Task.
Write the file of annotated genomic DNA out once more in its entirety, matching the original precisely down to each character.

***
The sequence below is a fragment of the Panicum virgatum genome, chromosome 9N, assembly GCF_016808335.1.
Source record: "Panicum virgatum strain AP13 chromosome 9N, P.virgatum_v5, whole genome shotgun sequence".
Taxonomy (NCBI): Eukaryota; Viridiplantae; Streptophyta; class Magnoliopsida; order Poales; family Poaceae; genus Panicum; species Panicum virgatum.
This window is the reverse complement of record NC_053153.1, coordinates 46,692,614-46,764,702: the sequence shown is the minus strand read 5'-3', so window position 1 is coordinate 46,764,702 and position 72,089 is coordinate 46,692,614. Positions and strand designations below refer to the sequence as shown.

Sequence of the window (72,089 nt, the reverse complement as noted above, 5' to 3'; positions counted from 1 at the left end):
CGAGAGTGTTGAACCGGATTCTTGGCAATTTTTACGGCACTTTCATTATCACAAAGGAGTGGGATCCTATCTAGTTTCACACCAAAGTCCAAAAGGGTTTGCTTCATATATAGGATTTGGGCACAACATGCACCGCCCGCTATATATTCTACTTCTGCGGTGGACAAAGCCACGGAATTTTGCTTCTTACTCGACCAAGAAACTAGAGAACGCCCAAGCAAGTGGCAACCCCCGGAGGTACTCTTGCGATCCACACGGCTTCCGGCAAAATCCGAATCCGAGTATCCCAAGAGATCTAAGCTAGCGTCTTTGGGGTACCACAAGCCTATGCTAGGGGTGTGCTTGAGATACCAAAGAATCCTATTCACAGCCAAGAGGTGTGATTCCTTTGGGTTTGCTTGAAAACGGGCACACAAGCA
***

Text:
The sequence below is a fragment of the Panicum virgatum genome, chromosome 9N, assembly GCF_016808335.1.
Source record: "Panicum virgatum strain AP13 chromosome 9N, P.virgatum_v5, whole genome shotgun sequence".
Taxonomy (NCBI): Eukaryota; Viridiplantae; Streptophyta; class Magnoliopsida; order Poales; family Poaceae; genus Panicum; species Panicum virgatum.
This window is the reverse complement of record NC_053153.1, coordinates 46,692,614-46,764,702: the sequence shown is the minus strand read 5'-3', so window position 1 is coordinate 46,764,702 and position 72,089 is coordinate 46,692,614. Positions and strand designations below refer to the sequence as shown.

Sequence of the window (72,089 nt, the reverse complement as noted above, 5' to 3'; positions counted from 1 at the left end):
CGAGAGTGTTGAACCGGATTCTTGGCAATTTTTACGGCACTTTCATTATCACAAAGGAGTGGGATCCTATCTAGTTTCACACCAAAGTCCAAAAGGGTTTGCTTCATATATAGGATTTGGGCACAACATGCACCGCCCGCTATATATTCTACTTCTGCGGTGGACAAAGCCACGGAATTTTGCTTCTTACTCGACCAAGAAACTAGAGAACGCCCAAGCAAGTGGCAACCCCCGGAGGTACTCTTGCGATCCACACGGCTTCCGGCAAAATCCGAATCCGAGTATCCCAAGAGATCTAAGCTAGCGTCTTTGGGGTACCACAAGCCTATGCTAGGGGTGTGCTTGAGATACCAAAGAATCCTATTCACAGCCAAGAGGTGTGATTCCTTTGGGTTTGCTTGAAAACGGGCACACAAGCA